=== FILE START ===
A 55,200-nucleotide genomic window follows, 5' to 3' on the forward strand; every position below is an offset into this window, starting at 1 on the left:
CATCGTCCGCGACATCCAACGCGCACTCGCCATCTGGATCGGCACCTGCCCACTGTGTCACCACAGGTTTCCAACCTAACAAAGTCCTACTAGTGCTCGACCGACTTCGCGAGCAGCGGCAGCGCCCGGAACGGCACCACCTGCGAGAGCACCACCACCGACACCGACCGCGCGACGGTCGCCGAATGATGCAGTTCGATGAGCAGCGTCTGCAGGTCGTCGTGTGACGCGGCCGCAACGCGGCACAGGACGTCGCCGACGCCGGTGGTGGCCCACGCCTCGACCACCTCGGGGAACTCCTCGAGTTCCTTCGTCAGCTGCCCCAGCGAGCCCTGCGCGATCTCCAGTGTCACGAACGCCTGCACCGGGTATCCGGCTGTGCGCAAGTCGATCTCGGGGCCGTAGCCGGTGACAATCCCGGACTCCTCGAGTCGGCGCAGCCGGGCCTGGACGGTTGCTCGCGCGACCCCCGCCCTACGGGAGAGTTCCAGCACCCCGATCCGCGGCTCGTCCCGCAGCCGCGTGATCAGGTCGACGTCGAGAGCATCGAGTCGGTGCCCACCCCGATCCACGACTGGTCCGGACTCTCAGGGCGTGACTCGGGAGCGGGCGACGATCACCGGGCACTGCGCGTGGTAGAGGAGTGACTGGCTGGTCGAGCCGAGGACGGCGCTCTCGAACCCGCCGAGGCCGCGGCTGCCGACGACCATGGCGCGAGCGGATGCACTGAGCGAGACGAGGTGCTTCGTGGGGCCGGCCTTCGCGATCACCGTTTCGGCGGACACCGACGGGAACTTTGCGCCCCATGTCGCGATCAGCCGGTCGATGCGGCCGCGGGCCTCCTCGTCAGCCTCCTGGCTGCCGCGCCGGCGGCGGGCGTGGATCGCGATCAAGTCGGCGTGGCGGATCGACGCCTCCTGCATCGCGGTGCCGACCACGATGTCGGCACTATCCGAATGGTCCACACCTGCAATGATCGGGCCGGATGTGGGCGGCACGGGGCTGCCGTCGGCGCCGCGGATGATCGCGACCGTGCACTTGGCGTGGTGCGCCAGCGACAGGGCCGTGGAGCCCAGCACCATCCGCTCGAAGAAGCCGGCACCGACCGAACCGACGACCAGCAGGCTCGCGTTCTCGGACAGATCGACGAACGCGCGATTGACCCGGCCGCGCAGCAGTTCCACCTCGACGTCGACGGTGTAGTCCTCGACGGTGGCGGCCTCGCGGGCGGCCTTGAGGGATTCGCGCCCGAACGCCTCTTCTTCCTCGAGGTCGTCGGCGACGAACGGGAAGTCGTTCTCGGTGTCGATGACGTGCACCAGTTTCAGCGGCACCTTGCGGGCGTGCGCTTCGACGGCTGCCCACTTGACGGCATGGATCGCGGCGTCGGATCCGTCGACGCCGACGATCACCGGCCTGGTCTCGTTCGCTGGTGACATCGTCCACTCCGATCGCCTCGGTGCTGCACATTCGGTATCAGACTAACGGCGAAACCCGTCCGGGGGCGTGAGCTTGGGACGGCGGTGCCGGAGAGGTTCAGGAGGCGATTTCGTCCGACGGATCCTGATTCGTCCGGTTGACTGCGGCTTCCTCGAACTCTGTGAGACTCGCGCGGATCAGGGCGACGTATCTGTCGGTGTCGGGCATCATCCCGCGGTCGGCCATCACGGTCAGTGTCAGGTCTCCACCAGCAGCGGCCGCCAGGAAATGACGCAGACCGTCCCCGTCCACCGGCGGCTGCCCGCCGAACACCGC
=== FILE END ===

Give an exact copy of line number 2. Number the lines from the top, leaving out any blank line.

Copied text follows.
CATCGTCCGCGACATCCAACGCGCACTCGCCATCTGGATCGGCACCTGCCCACTGTGTCACCACAGGTTTCCAACCTAACAAAGTCCTACTAGTGCTCGACCGACTTCGCGAGCAGCGGCAGCGCCCGGAACGGCACCACCTGCGAGAGCACCACCACCGACACCGACCGCGCGACGGTCGCCGAATGATGCAGTTCGATGAGCAGCGTCTGCAGGTCGTCGTGTGACGCGGCCGCAACGCGGCACAGGACGTCGCCGACGCCGGTGGTGGCCCACGCCTCGACCACCTCGGGGAACTCCTCGAGTTCCTTCGTCAGCTGCCCCAGCGAGCCCTGCGCGATCTCCAGTGTCACGAACGCCTGCACCGGGTATCCGGCTGTGCGCAAGTCGATCTCGGGGCCGTAGCCGGTGACAATCCCGGACTCCTCGAGTCGGCGCAGCCGGGCCTGGACGGTTGCTCGCGCGACCCCCGCCCTACGGGAGAGTTCCAGCACCCCGATCCGCGGCTCGTCCCGCAGCCGCGTGATCAGGTCGACGTCGAGAGCATCGAGTCGGTGCCCACCCCGATCCACGACTGGTCCGGACTCTCAGGGCGTGACTCGGGAGCGGGCGACGATCACCGGGCACTGCGCGTGGTAGAGGAGTGACTGGCTGGTCGAGCCGAGGACGGCGCTCTCGAACCCGCCGAGGCCGCGGCTGCCGACGACCATGGCGCGAGCGGATGCACTGAGCGAGACGAGGTGCTTCGTGGGGCCGGCCTTCGCGATCACCGTTTCGGCGGACACCGACGGGAACTTTGCGCCCCATGTCGCGATCAGCCGGTCGATGCGGCCGCGGGCCTCCTCGTCAGCCTCCTGGCTGCCGCGCCGGCGGCGGGCGTGGATCGCGATCAAGTCGGCGTGGCGGATCGACGCCTCCTGCATCGCGGTGCCGACCACGATGTCGGCACTATCCGAATGGTCCACACCTGCAATGATCGGGCCGGATGTGGGCGGCACGGGGCTGCCGTCGGCGCCGCGGATGATCGCGACCGTGCACTTGGCGTGGTGCGCCAGCGACAGGGCCGTGGAGCCCAGCACCATCCGCTCGAAGAAGCCGGCACCGACCGAACCGACGACCAGCAGGCTCGCGTTCTCGGACAGATCGACGAACGCGCGATTGACCCGGCCGCGCAGCAGTTCCACCTCGACGTCGACGGTGTAGTCCTCGACGGTGGCGGCCTCGCGGGCGGCCTTGAGGGATTCGCGCCCGAACGCCTCTTCTTCCTCGAGGTCGTCGGCGACGAACGGGAAGTCGTTCTCGGTGTCGATGACGTGCACCAGTTTCAGCGGCACCTTGCGGGCGTGCGCTTCGACGGCTGCCCACTTGACGGCATGGATCGCGGCGTCGGATCCGTCGACGCCGACGATCACCGGCCTGGTCTCGTTCGCTGGTGACATCGTCCACTCCGATCGCCTCGGTGCTGCACATTCGGTATCAGACTAACGGCGAAACCCGTCCGGGGGCGTGAGCTTGGGACGGCGGTGCCGGAGAGGTTCAGGAGGCGATTTCGTCCGACGGATCCTGATTCGTCCGGTTGACTGCGGCTTCCTCGAACTCTGTGAGACTCGCGCGGATCAGGGCGACGTATCTGTCGGTGTCGGGCATCATCCCGCGGTCGGCCATCACGGTCAGTGTCAGGTCTCCACCAGCAGCGGCCGCCAGGAAATGACGCAGACCGTCCCCGTCCACCGGCGGCTGCCCGCCGAACACCGC